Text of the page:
1. Peer reviewed

    How do Medea and Hedda Gabler combine tradition and unconventionality within their roles as ...

    3 star(s)

    This act goes to show Brack removing the only outlet Hedda has of masculine power; her father's pistols. When he removes them from her it demonstrates the condescending relationship between the genders that Hedda is desperate to escape. Her second choice is to defy Brack but in the process have

  2. What is the role and function of the Messenger in Antigone and Medea?

    The issues that the Messenger addresses also concern all human beings despite being embedded in his depiction of Creon's current position. The Messenger's speech exceeds a recount, offering a point of view rather than an objective description, in turn shaping the audience's viewpoint.

  1. Medea and Claire Zachanassians Femininity in Medea and The Visit

    The most obvious is in her relationships. She makes a point of having a comically long string of caricature husbands, all of whom she patronises equally. She does not marry for love, nor even because her husbands have something she wants, saying "you only have husbands for display purposes, they shouldn't be useful".

  2. Reflective Statement on Medea by Euripedes

    Importance of fate V/s Individual will power: This concept can be very much applied to Medea, who, though was destined to be a partner-less helpless woman, transformed into an agony that destroys everything it touches. She defies any destiny that the ignorant, small minded Greeks relied on and complied to.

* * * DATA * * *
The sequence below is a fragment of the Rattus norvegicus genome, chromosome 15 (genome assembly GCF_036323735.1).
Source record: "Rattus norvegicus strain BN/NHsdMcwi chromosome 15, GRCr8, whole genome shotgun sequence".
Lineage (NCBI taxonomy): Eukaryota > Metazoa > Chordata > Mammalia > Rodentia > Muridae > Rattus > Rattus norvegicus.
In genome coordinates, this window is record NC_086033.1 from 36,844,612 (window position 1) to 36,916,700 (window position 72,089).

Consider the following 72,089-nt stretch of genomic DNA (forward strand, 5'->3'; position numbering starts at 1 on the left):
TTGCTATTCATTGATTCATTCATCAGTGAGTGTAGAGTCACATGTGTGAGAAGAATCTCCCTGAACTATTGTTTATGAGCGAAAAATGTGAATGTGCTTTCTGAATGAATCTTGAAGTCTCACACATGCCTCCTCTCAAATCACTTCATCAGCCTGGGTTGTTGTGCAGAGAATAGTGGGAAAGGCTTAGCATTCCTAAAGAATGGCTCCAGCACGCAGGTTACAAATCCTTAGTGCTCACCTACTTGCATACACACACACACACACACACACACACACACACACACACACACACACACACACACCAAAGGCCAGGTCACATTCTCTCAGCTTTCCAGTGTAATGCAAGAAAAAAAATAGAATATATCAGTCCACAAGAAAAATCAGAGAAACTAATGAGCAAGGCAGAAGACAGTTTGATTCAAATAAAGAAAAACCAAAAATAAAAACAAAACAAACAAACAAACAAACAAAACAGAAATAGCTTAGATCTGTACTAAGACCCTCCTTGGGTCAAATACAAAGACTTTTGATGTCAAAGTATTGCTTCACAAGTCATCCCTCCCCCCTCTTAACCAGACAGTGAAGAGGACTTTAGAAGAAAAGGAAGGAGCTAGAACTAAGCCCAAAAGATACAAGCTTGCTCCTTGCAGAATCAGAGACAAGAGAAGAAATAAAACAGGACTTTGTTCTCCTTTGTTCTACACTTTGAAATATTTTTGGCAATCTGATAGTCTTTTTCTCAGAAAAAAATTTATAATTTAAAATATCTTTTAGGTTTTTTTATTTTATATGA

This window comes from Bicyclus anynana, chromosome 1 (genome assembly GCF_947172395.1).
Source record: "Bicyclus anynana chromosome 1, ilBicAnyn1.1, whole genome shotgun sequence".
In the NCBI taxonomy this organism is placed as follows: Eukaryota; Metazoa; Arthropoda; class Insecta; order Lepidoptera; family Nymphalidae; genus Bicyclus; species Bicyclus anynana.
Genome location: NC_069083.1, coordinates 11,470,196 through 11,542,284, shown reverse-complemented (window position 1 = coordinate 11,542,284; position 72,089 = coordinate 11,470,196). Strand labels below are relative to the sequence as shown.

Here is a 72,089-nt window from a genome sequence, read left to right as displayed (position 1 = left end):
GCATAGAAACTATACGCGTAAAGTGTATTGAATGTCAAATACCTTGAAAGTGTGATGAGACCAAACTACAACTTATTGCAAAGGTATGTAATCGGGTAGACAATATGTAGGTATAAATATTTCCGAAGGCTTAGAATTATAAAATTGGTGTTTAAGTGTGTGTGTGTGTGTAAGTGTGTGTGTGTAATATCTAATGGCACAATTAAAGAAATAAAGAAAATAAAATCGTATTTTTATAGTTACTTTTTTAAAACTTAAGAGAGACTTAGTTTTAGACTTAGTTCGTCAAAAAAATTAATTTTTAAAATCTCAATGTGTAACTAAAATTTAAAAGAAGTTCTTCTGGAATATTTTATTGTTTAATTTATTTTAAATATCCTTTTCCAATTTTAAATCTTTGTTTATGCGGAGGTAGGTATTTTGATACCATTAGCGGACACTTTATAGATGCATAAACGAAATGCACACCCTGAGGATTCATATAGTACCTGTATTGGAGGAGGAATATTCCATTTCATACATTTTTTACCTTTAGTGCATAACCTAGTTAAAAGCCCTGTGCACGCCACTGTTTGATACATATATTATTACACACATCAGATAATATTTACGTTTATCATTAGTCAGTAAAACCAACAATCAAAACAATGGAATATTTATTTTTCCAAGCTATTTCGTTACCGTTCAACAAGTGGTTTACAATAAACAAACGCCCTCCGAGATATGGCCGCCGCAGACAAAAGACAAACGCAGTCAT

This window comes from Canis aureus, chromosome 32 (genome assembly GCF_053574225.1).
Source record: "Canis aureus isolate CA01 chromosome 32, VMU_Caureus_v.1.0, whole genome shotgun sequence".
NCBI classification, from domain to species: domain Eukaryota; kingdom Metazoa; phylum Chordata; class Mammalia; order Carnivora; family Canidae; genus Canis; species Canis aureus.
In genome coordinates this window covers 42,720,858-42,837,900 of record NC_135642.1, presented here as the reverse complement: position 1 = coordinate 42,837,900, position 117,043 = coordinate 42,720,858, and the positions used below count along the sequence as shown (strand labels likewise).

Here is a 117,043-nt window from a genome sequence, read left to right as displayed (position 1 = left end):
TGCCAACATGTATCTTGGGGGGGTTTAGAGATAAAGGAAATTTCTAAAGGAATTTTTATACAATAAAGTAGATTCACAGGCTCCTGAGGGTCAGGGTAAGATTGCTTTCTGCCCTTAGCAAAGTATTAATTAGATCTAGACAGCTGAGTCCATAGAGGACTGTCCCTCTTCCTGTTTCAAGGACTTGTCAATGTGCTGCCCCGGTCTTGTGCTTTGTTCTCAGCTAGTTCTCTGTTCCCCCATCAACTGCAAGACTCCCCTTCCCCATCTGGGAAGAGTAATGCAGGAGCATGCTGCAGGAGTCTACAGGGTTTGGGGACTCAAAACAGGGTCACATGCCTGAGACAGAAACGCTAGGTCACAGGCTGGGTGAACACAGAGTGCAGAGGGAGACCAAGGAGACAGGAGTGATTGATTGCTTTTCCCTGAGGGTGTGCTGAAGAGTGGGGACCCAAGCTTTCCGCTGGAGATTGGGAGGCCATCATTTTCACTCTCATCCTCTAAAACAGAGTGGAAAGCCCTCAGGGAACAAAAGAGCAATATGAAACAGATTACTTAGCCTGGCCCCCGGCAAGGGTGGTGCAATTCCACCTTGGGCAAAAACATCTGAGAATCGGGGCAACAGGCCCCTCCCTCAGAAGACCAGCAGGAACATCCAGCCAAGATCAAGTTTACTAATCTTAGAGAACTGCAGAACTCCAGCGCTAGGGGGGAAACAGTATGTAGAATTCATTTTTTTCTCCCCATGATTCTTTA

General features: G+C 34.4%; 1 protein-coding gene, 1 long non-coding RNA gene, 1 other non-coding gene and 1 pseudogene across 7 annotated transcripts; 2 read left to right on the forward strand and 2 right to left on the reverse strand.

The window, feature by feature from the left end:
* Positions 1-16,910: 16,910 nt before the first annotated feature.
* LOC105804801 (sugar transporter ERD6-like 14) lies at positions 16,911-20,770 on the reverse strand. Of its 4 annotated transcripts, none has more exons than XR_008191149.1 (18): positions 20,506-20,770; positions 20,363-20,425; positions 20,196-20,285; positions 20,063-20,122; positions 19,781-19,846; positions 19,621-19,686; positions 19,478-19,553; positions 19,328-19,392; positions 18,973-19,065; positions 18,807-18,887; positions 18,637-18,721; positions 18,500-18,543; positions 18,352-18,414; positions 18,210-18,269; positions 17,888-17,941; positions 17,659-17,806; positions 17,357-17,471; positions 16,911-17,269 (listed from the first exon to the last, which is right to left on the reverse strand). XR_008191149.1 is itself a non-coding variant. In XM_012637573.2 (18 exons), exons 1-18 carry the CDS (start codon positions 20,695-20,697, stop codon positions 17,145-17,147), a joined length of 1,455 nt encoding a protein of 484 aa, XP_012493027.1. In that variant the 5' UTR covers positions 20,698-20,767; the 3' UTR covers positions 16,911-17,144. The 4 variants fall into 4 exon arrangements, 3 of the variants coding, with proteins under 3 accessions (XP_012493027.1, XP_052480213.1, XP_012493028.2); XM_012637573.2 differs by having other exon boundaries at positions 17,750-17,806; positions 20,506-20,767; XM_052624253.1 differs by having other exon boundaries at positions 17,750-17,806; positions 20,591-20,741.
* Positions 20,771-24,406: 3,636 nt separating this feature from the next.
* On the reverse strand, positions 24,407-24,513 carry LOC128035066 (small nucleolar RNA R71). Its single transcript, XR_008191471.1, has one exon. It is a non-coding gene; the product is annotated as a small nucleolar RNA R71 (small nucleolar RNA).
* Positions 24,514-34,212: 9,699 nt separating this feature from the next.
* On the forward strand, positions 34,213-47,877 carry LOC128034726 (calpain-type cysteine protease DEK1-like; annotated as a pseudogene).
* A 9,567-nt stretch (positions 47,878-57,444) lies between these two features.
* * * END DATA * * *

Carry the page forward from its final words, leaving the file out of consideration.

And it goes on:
1. An investigation of the significance of the chorus and nurse in portraying cultural values ...

    Furthermore, the nurse conveys cultural values through the famous Greek ship Argo. The voyage of the Argo talks of the first famous long ship built to withstand long travel and brutal waves. The nurse depicts regret to this traditional achievement as she thinks this is one of the reasons that

  2. An exploration of the beliefs of the Nurse and Chorus in the portrayal of ...

    This suggests the Nurse knows her character and takes precautions for the children. We believe the Nurse was trying to protect the children from getting hurt. Similarly, the Chorus also feels that Medea is capricious for example: ?No more hope!

  1. Two Kinds by Amy Tan and Under Pressure by Carl Honor are two texts ...

    The child tries her best to please her mum however, ?after seeing my mother?s disappointed face once again? (Line 21), the girl accepts that regardless her mother, she has different expectations. The voice in Two Kinds is an issue of power and territory on the mother?s side, and compliance on the daughter?s part.

  2. To what extent can the actions of Medea be justified and averted?

    Her behaviour also confirms that she remains very much connected to all external fundamentals of life, on identity, and social conventions. Yet, one can argue that Medea is a mother that - by denying and defying the inescapability of motherhood - does not offer anything novel; rather she follows the

  • Over 160,000 pieces
    of student written work
  • Annotated by
    experienced teachers
  • Ideas and feedback to
    improve your own work